Please join us for the second talk of the Chow Series Lectures by Professor Daniel Sigman of Princeton University, titled "Nitrogen in the ocean: Dynamic flows but a stable reservoir".
A half-hour reception with Dr. Sigman will immediately follow the talk!
Abstract: The ocean’s internal cycling of biologically available nitrogen (or “fixed N”) reflects nutrient cycling in general; for example, it is often directly comparable to phosphorus. In contrast, the input/output budget of fixed N is distinct from the budgets of most other nutrients in that its dominant inputs and outputs are biological processes. The major input is oceanic biological N2 fixation, in which nitrogen gas (N2) is converted to ammonia (NH3), mostly by a special N2 fixing group of cyanobacteria at the ocean surface. Fixed N is lost from the ocean mostly by denitrification, the conversion of nitrate (NO3-) to N2, which occurs when organic matter is decomposed by bacteria under low O2 conditions. Given these biological input/output terms, the ocean’s fixed N budget provides an important test case for the role of biologically controlled feedbacks in the stabilization of Earth’s environmental conditions.
Beginning with the work of Alfred Redfield, it has long been argued that N2 fixation provides the key sensitivity in the N budget that allows the ocean to maintain a stable reservoir of fixed N. Specifically, any deficit in N relative to phosphorus (P) in surface waters, relative to phytoplankton requirements, should induce N2 fixation; this will tend to restore the N-to-P ratio to a given value determined by phytoplankton requirements. In recent decades, however, it has been suggested that the strength of this feedback is restricted by the lack of iron available to N2 fixers, and the N-to-P ratio required by the phytoplankton community has been observed to covary as a function of surface ocean conditions. These findings have been interpreted diversely by the oceanographic community, leading to uncertainty as to the importance of the N2 fixation feedback and the potential variability of the oceanic fixed N reservoir.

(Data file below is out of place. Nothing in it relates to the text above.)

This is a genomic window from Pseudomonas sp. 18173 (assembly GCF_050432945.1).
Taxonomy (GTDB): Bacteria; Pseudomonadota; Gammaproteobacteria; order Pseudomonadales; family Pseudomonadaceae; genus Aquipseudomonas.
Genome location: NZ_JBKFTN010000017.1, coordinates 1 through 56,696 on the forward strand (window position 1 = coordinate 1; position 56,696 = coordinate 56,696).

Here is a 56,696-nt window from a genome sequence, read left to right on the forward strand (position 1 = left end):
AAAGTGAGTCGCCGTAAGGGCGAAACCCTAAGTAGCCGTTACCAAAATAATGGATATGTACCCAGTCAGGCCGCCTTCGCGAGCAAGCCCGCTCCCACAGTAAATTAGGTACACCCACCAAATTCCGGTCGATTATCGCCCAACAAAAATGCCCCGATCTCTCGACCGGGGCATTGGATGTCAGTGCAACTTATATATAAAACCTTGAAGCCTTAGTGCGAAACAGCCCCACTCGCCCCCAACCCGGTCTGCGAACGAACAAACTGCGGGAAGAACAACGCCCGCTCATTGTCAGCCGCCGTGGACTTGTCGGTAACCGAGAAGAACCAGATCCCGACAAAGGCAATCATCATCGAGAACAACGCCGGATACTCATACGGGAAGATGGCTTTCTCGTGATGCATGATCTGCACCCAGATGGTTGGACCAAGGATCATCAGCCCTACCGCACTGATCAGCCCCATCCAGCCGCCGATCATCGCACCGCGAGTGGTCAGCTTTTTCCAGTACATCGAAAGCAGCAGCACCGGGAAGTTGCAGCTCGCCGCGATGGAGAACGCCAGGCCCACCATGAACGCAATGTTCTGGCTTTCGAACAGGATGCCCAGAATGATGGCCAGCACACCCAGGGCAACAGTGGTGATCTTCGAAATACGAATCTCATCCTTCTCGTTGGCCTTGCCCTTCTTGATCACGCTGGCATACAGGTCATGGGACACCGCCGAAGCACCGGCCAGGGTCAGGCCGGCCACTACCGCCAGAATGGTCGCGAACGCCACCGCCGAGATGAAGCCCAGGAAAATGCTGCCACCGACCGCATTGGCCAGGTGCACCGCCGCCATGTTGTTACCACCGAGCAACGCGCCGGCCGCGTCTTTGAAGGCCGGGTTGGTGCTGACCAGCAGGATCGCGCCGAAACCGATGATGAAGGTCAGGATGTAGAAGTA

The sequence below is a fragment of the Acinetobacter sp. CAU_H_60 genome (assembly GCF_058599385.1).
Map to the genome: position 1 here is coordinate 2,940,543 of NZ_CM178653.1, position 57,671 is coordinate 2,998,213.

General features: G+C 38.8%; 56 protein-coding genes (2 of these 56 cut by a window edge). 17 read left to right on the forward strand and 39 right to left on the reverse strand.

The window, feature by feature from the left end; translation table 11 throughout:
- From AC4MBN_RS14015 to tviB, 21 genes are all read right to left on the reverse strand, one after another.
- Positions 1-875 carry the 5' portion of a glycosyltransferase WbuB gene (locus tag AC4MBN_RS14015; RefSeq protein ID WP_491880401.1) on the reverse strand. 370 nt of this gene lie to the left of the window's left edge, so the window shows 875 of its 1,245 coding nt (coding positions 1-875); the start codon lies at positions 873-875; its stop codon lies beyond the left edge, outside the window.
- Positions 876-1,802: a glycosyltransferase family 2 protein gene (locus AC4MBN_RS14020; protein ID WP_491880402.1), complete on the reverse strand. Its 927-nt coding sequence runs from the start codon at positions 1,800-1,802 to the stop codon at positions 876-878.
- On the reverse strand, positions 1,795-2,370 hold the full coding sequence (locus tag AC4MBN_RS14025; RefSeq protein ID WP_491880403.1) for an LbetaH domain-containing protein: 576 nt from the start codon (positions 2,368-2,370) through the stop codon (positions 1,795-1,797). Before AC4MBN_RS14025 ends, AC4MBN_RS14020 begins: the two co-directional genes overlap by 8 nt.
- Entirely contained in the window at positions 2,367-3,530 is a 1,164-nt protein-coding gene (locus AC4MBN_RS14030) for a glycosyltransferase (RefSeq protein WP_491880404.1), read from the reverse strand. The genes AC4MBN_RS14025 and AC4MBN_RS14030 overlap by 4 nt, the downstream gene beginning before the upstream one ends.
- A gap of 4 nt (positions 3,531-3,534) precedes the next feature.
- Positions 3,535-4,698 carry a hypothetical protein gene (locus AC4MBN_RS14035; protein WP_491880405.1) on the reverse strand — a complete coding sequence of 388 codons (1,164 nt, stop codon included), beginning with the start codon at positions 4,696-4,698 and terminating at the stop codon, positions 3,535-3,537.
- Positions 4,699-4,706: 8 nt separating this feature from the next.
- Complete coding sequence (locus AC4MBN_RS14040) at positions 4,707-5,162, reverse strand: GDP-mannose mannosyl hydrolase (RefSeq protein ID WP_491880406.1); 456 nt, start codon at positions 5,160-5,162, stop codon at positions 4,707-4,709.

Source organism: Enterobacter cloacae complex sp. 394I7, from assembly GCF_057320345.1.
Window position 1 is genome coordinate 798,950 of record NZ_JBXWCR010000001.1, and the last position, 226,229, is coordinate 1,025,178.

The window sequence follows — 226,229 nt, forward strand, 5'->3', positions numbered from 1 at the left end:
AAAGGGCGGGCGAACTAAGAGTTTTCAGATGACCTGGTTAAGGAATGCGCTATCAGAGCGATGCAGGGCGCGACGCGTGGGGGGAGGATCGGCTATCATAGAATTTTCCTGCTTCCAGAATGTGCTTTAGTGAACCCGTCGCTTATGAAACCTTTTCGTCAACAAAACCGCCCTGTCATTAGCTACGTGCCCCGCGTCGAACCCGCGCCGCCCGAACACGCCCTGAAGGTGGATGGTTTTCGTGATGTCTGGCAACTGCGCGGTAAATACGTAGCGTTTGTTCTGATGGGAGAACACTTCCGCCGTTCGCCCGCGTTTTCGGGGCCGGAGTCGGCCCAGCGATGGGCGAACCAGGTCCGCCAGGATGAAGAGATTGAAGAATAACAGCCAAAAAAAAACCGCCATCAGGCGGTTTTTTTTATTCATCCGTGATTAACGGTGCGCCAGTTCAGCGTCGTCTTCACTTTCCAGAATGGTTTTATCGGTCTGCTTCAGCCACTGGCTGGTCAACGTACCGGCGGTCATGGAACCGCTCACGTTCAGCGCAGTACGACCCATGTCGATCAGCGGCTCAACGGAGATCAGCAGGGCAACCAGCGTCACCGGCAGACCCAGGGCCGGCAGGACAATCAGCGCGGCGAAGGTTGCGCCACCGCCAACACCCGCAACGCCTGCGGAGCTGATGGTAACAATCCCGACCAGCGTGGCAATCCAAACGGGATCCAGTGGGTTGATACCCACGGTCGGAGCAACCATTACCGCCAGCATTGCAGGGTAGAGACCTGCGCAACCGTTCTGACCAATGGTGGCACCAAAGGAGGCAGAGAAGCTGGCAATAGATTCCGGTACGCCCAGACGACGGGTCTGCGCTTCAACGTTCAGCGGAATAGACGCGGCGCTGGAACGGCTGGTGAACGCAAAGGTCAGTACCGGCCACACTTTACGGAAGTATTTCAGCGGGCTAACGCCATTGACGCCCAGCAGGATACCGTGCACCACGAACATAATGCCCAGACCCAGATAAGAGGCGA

Here, I review my work with the N stable isotopes, which documents the operation of the N2 fixation feedback in the modern ocean and in the past ocean over the ice age cycles of the last million years. Inferences regarding N2 fixation can also be extracted from our reconstruction of ocean N isotope change over the millions of years of the early Cenozoic Era, extending back to the Age of the Dinosaurs. These data indicate that, over decades within ocean basins as well as over thousands or millions of years on the regional to global scale, the N2 fixation feedback has operated in the face of dramatic changes in denitrification to maintain a stable reservoir of fixed N in the ocean. This finding conforms with the notion that the Earth system has the feedbacks it requires to maintain and stabilize the biological fertility of the ocean. If so, we must ask why this is the case. Is there a mechanism by which a sustainable global biosphere has evolved?
The cost of the series is supported by the Chow Fund.